The AF has 3 distinct segments that interconnect cortical language centers located in the frontal, temporal, and parietal lobes of the left cerebral hemisphere (Dejerine 1895; Geschwind 1965; Catani et al. 2005; Makris et al. 2005; Schmahmann and Pandya 2006). The frontotemporal (FT) segment connects the inferior frontal cortex (known as Broca's area, in the dominant hemisphere) with superior temporal cortex (known as Wernicke's area in the dominant hemisphere). The frontoparietal (FP) segment connects inferior frontal cortex and parietal cortex. The temporoparietal (TP) segment connects the temporal cortex in the region of the superior and middle temporal gyri with the parietal cortex. The ILF connects the extrastriate occipital cortex with lateral temporal cortex, parahippocampal gyrus, and amygdala (Catani et al. 2002; Schmahmann and Pandya 2006), whereas IFOF connects the occipital lobe and frontal lobe. Anteriorly, the IFOF runs in close proximity with the UF and posteriorly with the ILF (Curran 1909; Catani et al. 2002; Kier et al. 2004; Schmahmann and Pandya 2006). The UF connects the anterior 3 temporal convolutions and the amygdala with gyrus rectus, medial retro-orbital cortex, and subcallosal area (Ebeling and Von Cramon 1992; Schmahmann and Pandya 2006). Regarding the projection pathways, the portion of CST studied in this work was restricted to the fibers originating from the precentral primary motor cortex (Brodmann area 4; Carpenter 1983). These fibers pass through the corona radiata, posterior limb of the internal capsule, and cerebral peduncles to reach the medulla where they decussate at the level of the pyramids (Carpenter 1983). The SS studied extends from the level of the medial lemniscus to the postcentral somatosensory cortex (Brodmann areas 3, 2, and 1). Before reaching the postcentral cortex, fibers relay in the ventral posterolateral nucleus of the thalamus (Carpenter 1983).

In the present study, we utilized DTT in children aged 6–17 years to investigate for evidences in the white matter microstructure underlying the sex differences and lateral asymmetries in addition to our main goal of characterizing the effects of age. We examined the FA, mean, transverse, and axial diffusivities specific to the major association and projection pathways. A unique feature of this study was the DTT quantification of major pathways into subsegments (e.g., AF) to address the possibility that different segments of major pathways mature differently and even show differences related to sex and lateralization.

Materials and Methods

Participants

The 31 right-handed participants included 16 girls and 15 boys (age range, mean ± standard deviation = 6–17, 11.4 ± 3.1 years). The male and female groups did not differ in age (P = 0.63). All children were primarily English speaking, were identified as neurologically normal by review of medical history, and were medically stable at the time of the assessments. Each MRI scan was read as “normal” by a board-certified radiologist (L.K.). Written informed consent was obtained from the guardians and adolescents and assent from the children participating in these studies per the University of Texas Health Science Center at Houston institutional review board regulations for the protection of human research subjects.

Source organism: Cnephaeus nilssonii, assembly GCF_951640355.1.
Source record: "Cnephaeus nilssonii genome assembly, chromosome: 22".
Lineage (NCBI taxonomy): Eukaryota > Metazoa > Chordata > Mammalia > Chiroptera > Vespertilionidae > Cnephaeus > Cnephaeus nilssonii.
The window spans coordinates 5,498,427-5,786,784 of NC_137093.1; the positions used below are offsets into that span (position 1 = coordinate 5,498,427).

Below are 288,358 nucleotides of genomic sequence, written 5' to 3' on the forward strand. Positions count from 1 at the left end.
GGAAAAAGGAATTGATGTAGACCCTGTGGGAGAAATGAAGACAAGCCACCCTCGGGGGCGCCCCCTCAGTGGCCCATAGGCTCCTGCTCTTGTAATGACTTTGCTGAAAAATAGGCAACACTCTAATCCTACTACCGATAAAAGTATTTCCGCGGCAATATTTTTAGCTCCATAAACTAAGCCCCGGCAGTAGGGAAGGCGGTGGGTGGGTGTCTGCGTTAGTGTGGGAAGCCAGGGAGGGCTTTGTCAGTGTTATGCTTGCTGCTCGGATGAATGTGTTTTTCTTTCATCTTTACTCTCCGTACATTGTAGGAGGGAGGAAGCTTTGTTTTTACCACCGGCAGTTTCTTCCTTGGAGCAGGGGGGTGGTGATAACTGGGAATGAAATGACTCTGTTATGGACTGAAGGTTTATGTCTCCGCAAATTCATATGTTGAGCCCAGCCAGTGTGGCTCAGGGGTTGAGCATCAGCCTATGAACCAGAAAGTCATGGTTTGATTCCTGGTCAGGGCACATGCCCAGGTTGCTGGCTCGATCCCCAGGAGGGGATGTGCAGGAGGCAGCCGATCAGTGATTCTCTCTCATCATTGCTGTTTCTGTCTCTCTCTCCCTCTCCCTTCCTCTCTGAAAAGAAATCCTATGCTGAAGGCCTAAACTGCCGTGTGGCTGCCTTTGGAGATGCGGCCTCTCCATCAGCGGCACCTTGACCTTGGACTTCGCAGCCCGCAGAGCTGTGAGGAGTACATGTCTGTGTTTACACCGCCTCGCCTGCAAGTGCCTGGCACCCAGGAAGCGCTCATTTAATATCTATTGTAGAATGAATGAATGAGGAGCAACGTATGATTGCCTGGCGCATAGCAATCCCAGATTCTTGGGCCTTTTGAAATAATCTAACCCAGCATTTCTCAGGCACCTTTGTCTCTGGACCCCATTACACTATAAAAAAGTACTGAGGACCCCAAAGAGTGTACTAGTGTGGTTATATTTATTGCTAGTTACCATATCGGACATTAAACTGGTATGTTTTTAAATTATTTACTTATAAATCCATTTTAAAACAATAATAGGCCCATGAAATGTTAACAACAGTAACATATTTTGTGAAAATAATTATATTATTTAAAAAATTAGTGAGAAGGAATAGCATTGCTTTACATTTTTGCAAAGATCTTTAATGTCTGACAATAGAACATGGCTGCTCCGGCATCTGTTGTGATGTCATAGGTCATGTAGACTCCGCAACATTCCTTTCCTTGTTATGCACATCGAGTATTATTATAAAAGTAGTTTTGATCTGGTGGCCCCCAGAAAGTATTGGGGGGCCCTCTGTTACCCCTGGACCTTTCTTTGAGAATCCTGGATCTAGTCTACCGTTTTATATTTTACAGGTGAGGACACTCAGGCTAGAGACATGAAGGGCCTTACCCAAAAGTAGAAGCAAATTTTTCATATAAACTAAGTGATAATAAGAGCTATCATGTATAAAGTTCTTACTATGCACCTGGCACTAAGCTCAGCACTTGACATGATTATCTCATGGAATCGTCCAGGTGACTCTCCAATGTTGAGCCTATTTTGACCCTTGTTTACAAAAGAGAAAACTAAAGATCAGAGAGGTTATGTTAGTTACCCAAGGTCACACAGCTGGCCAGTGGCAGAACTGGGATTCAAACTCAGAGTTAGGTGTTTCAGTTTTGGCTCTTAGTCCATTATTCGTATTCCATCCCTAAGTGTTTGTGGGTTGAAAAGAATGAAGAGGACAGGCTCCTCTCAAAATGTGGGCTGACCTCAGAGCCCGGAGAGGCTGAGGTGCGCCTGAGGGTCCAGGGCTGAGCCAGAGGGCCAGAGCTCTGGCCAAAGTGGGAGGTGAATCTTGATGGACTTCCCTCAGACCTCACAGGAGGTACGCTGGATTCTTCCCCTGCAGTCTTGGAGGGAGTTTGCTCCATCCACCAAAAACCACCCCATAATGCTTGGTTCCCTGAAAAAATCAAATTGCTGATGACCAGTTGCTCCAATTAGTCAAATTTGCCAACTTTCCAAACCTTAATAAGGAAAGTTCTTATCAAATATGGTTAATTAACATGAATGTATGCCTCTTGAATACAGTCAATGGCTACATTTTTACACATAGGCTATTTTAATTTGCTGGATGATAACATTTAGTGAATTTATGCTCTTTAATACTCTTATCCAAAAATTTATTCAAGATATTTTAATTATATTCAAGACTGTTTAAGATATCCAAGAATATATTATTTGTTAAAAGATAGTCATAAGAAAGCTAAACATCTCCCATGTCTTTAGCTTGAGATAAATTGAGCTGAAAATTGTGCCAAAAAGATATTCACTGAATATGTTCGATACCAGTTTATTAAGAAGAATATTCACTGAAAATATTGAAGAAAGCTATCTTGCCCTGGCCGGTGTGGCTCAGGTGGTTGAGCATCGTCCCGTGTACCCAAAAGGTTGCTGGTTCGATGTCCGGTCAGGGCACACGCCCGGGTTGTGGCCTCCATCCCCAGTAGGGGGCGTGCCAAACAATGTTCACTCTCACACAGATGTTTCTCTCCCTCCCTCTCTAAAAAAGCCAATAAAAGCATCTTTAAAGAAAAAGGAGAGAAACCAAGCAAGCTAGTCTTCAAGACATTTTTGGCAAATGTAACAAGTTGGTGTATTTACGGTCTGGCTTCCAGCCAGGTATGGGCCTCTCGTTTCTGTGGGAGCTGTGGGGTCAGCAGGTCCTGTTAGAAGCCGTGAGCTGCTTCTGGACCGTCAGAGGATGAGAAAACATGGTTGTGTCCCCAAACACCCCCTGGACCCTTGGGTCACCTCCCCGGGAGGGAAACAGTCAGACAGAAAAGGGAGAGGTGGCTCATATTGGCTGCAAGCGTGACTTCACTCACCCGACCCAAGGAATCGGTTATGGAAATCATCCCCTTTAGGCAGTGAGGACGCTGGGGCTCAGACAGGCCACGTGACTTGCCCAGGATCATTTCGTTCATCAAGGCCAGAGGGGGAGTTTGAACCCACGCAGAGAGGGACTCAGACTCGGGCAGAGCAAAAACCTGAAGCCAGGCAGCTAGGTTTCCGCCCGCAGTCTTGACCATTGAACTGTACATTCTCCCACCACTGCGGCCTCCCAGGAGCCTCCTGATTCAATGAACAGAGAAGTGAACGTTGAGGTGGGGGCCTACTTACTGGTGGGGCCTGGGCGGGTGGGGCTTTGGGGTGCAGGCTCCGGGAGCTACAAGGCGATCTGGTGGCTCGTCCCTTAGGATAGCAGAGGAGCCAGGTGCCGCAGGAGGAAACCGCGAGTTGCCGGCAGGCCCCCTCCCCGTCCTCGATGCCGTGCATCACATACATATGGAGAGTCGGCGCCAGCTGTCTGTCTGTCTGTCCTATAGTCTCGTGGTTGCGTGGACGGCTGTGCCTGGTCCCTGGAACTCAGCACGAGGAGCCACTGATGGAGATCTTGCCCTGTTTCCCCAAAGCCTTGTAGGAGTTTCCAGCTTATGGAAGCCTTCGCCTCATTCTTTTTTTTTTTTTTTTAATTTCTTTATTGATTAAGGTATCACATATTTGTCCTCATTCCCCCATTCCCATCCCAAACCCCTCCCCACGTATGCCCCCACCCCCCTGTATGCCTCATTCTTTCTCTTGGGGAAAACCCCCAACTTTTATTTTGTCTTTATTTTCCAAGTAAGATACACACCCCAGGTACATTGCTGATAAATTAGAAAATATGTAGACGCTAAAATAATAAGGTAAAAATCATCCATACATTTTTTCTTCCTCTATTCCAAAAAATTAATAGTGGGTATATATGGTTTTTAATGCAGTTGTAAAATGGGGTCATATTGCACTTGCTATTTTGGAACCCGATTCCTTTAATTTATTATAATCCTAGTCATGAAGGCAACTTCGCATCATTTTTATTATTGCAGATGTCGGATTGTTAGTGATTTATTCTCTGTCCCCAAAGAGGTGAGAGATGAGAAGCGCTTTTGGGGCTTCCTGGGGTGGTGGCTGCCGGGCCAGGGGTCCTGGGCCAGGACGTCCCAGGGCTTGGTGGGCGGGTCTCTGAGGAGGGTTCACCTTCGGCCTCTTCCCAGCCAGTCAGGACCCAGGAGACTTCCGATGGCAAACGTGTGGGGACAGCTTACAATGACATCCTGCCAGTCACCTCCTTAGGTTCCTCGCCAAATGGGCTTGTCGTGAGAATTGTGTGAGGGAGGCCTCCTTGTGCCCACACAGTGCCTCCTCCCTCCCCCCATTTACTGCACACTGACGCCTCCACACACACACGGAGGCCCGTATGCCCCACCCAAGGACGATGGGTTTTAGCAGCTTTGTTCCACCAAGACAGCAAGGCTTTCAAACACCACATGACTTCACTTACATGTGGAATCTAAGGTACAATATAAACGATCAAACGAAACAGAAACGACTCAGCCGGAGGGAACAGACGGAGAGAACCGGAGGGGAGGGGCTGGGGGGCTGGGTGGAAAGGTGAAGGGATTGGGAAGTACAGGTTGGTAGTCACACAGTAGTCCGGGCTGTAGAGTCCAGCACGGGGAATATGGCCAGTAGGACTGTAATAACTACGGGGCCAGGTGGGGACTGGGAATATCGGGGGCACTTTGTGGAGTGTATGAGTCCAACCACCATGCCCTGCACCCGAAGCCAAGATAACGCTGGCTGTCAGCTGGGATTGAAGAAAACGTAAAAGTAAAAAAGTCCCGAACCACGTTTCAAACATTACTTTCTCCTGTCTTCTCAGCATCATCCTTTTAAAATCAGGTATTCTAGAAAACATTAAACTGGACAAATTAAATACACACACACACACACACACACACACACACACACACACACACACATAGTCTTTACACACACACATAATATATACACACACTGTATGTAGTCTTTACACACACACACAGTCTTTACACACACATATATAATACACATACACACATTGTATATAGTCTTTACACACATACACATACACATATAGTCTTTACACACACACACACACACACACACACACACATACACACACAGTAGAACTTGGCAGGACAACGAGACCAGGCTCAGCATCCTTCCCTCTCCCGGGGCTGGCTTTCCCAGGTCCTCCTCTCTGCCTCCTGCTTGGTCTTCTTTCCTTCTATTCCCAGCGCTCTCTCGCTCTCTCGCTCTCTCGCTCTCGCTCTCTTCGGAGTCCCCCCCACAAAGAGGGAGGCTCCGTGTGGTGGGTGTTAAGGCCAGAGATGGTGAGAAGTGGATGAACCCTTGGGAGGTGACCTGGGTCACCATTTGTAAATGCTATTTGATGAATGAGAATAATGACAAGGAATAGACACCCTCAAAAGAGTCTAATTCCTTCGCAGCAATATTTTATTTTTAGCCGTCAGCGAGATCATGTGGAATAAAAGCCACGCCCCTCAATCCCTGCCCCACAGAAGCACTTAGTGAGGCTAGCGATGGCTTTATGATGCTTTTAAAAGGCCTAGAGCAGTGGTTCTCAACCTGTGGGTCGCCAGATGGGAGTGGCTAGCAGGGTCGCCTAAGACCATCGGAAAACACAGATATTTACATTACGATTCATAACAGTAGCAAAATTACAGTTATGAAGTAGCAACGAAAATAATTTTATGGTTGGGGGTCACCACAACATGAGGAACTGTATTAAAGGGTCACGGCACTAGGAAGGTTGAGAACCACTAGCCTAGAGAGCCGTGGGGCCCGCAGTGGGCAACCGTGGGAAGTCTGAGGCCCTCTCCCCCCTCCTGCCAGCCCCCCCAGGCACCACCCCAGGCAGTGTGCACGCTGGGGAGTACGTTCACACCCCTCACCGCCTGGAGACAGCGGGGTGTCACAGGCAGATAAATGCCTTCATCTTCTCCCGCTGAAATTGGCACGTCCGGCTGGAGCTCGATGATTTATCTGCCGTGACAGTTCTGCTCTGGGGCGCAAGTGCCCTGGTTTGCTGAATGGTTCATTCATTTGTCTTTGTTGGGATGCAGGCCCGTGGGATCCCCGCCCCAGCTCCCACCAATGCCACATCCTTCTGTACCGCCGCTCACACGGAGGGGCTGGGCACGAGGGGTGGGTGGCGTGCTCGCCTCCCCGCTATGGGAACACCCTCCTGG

MRI Data Acquisition

We acquired whole-brain data using a Philips 3.0 T Intera system with a SENSE parallel image receiving head coil. The MRI protocol included 1) 3D spoiled gradient echo, field of view = 240 × 240 mm2 (isotropic voxel size = 0.9375 mm); 2) 2D dual spin-echo images TE1/TE2/TR = 10/90/5000 ms, in the axial plane (3 mm slice thickness, field of view = 240 × 240 mm2 at 44 axial contiguous sections); and 3) phase-sensitive MRI in the sagittal and axial planes, in addition to a matching prescription of axial diffusion–encoded data as described below. The diffusion-weighted data were acquired using a single-shot, spin-echo diffusion-sensitized echo-planar imaging (EPI) sequence with the balanced Icosa21-encoding scheme (Hasan and Narayana 2003, 2006; Hasan 2006), a diffusion sensitization of b = 1000 s mm−2, and repetition and echo times of TR = 6100 ms and TE = 84 ms, respectively. Echo planar imaging distortion artifacts were reduced by using a SENSE acceleration factor (R) or k-space under sampling equal to 2 (i.e., R = 2) (Bammer et al. 2002; Jaermann et al. 2004; Hasan and Narayana 2006). The slice thickness was 3 mm with 44 axial slices covering the entire brain (foramen magnum to vertex), a square field of view = 240 × 240 mm2, and an image matrix of 256 × 256 that matched the 3D spoiled gradient echo and the 2D conventional MRI dual-fast spin-echo sequences. The number of nondiffusion-weighted or b ∼ 0 magnitude image averages was 8; in addition, each encoding was repeated twice and magnitude averaged to enhance the signal-to-noise ratio (SNR) (Conturo et al. 1995). Thus, effectively 50 images were acquired for each of the 44 axial sections to cover the entire brain. The total DTI acquisition time was approximately 7 min and resulted in SNR-independent DTI metric estimation (Hasan et al. 2007).